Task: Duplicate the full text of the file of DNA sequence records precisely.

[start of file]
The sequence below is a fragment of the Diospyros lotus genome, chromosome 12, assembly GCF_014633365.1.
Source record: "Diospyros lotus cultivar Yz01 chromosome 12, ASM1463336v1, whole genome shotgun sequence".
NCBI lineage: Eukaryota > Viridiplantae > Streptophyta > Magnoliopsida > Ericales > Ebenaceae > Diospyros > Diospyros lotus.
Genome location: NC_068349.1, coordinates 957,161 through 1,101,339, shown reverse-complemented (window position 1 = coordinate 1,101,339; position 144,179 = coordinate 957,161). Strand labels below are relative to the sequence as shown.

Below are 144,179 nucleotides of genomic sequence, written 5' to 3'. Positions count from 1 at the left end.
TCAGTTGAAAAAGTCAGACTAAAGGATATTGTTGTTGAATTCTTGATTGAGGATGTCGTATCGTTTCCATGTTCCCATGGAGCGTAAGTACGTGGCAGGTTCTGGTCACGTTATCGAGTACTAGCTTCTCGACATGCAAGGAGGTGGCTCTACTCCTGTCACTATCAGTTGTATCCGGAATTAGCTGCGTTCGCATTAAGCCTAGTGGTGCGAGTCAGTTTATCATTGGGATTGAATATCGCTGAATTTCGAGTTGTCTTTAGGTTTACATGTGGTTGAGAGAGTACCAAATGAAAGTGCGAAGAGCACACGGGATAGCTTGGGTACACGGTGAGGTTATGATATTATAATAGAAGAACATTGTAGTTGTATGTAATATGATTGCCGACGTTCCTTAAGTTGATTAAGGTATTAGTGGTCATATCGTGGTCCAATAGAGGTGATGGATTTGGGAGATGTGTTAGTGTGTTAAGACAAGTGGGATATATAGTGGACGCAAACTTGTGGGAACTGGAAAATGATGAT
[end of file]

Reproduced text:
The sequence below is a fragment of the Diospyros lotus genome, chromosome 12, assembly GCF_014633365.1.
Source record: "Diospyros lotus cultivar Yz01 chromosome 12, ASM1463336v1, whole genome shotgun sequence".
NCBI lineage: Eukaryota > Viridiplantae > Streptophyta > Magnoliopsida > Ericales > Ebenaceae > Diospyros > Diospyros lotus.
Genome location: NC_068349.1, coordinates 957,161 through 1,101,339, shown reverse-complemented (window position 1 = coordinate 1,101,339; position 144,179 = coordinate 957,161). Strand labels below are relative to the sequence as shown.

Below are 144,179 nucleotides of genomic sequence, written 5' to 3'. Positions count from 1 at the left end.
TCAGTTGAAAAAGTCAGACTAAAGGATATTGTTGTTGAATTCTTGATTGAGGATGTCGTATCGTTTCCATGTTCCCATGGAGCGTAAGTACGTGGCAGGTTCTGGTCACGTTATCGAGTACTAGCTTCTCGACATGCAAGGAGGTGGCTCTACTCCTGTCACTATCAGTTGTATCCGGAATTAGCTGCGTTCGCATTAAGCCTAGTGGTGCGAGTCAGTTTATCATTGGGATTGAATATCGCTGAATTTCGAGTTGTCTTTAGGTTTACATGTGGTTGAGAGAGTACCAAATGAAAGTGCGAAGAGCACACGGGATAGCTTGGGTACACGGTGAGGTTATGATATTATAATAGAAGAACATTGTAGTTGTATGTAATATGATTGCCGACGTTCCTTAAGTTGATTAAGGTATTAGTGGTCATATCGTGGTCCAATAGAGGTGATGGATTTGGGAGATGTGTTAGTGTGTTAAGACAAGTGGGATATATAGTGGACGCAAACTTGTGGGAACTGGAAAATGATGAT